• The falsification of commission reports, in which employees claim to have either produced more goods or generated more sales than they actually have. Such activity can again be relatively small beer compared with more serious frauds that affect share prices and the company's reputation.

The payroll fraud dichotomy

Payroll fraud normally involves one or more trusted members of staff, creating a dichotomy for businesses. Due to their intimate knowledge of how the company works, these employees are in an ideal position to take advantage of any lack of controls or, weaknesses in fraud prevention terms.

Nine times out of 10, fraudulent employees say they did not set out to defraud their bosses but simply saw weaknesses in the system and an opportunity to make some easy cash. While the majority of your workers will be trustworthy, some, unfortunately, will not be.

The problem is that these same employees are also your front line in the war against fraudsters. Due to their intimate knowledge of how the business operates, they are usually the first to spot if something is wrong.

The challenge you face is how to get the balance right between these two seemingly conflicting situations and encourage employees to report any concerns.  Following a fraud investigation, all too often workers will say they knew something was not quite right but did not raise their concerns.

How to combat the problem

Here are five relatively simple steps to help you tackle the fraud dichotomy:

1. Acknowledge and identify fraud risks

The first and most   important thing      to do is accept        there is a risk in the first place. Many businesses both large and small often refuse to accept they are open to fraud - and particularly fraud from employees. But accepting there is a risk is half the battle in defeating it.

 2.Develop a counter-fraud strategy

Once you accept a risk exists, it is possible to devise a strategy to manage it. Many companies resist this idea, believing that it will be a long and complicated process to come up with one. It is also common for organizations to believe that they have put together a counter-fraud strategy when, in fact, it is only a policy. A well-written strategy should be a concise statement of where you are, where you want to go and how you plan to get there.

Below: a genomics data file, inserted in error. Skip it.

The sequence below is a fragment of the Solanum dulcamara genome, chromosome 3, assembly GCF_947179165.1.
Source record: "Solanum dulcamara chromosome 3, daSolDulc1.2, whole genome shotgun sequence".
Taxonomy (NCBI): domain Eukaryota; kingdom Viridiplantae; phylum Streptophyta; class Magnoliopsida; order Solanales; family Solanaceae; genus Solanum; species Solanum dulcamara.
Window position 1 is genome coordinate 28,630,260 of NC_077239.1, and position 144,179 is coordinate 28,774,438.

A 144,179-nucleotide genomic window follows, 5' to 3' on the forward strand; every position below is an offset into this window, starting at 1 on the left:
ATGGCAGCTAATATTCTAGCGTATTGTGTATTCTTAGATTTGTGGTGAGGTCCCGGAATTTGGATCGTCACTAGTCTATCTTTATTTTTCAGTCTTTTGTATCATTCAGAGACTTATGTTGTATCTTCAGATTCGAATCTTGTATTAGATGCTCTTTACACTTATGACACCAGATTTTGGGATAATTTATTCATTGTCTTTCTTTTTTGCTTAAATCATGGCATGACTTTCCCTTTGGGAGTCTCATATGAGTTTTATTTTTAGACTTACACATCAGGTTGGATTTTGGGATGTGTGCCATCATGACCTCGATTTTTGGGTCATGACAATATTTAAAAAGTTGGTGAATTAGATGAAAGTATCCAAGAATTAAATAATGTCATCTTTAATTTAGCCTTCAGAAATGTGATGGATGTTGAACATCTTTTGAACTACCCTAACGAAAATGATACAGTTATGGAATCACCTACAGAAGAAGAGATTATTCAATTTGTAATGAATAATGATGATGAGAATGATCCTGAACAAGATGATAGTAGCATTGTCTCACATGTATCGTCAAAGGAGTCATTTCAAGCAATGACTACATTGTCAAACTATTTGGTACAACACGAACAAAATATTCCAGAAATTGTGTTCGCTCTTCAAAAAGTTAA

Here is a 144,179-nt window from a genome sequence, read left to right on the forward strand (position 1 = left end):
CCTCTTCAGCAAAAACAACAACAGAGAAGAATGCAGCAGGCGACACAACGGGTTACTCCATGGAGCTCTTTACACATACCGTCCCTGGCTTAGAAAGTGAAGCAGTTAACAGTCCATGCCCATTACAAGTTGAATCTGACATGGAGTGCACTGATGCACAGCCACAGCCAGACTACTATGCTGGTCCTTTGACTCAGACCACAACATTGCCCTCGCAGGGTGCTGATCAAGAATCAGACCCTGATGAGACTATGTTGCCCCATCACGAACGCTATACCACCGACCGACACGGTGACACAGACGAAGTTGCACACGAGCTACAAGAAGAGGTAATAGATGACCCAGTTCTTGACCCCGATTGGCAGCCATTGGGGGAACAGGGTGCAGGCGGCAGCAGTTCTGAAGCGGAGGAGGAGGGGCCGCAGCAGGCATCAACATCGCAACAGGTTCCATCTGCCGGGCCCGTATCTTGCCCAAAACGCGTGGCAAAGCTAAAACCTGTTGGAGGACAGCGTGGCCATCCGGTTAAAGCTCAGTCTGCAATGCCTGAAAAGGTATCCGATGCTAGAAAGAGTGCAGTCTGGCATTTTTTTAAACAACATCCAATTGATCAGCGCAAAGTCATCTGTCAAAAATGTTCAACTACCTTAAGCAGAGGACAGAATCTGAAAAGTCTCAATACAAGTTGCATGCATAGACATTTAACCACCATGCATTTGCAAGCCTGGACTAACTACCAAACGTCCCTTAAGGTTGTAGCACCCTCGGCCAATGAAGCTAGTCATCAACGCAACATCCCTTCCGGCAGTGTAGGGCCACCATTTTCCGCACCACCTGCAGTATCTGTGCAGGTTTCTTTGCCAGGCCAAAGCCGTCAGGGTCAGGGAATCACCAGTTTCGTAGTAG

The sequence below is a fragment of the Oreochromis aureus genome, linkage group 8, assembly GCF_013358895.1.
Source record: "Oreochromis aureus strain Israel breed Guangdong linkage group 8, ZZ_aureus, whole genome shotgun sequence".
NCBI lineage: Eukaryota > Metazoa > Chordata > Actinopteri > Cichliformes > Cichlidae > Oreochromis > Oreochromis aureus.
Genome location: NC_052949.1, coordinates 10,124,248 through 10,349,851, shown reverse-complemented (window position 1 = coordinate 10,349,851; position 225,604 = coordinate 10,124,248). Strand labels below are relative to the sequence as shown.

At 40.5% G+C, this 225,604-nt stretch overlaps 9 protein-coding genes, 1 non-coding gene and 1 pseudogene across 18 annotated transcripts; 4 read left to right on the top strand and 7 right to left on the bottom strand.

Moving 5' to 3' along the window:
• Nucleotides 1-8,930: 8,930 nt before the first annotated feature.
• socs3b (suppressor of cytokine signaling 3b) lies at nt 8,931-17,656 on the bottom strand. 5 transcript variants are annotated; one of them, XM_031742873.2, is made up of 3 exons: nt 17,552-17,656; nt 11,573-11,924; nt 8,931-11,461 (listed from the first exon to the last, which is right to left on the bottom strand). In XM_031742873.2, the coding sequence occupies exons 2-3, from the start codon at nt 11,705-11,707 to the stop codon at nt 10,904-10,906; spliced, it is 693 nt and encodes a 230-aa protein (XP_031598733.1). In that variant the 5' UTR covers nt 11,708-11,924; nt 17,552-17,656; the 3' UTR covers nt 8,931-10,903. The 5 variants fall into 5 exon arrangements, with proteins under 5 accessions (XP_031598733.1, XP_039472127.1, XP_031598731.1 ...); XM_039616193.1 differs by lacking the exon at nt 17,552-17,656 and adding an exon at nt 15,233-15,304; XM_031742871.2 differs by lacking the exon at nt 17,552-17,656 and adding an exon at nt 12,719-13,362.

3. Fraud awareness and training

It is essential that your strategy includes a means of raising fraud awareness among staff by providing them with training.  While such training will act as a deterrent to those employees who may feel inclined to commit fraud, the message sl1ould be implicit rather than explicit. The main of fraud awareness training should be to improve workers' understanding of the fraud risk and what to do if they have concerns.

4. Take appropriate action

If concern over possible payroll fraud is raised, it is imperative that appropriate and proportionate action is taken. If nothing happens, the employee who reported it will simply feel that they have wasted their time and will not do so again. On the other hand overzealous action could result in them feeling they have created a problem for the company and perhaps themselves too.

5. Seek help

If you are unsure or do not have the resources to implement the above steps, seek help. There are many online aids and guides available as well as consultancies that can help improve your approach to fraud risk management.

Risk management convergence

The responsibility for managing risk, particularly fraud risk, is all too often divided between different departments, each working in isolation from the other. For example, the HR function decides whether a particular employee is suitable in recruitment terms or not. The IT department ensures they are provided with appropriate IT access. The security team looks after their physical security, and departmental line managers are tasked with managing them.

But the Security Institute recommends converging the management of all of these risks together, particularly in relation to fraud and security. If department works together rather than in isolation, the Julies of this world are much less likely to get away with it.

By Alan Day, director, AKD Services

Alan Day is a director of AKD Services Ltd, an independent counter-fraud consultancy service that specializes developing counter fraud strategies and providing fraud awareness training. He is also honorary president of the London Fraud Forum and a fellow of the Security Institute.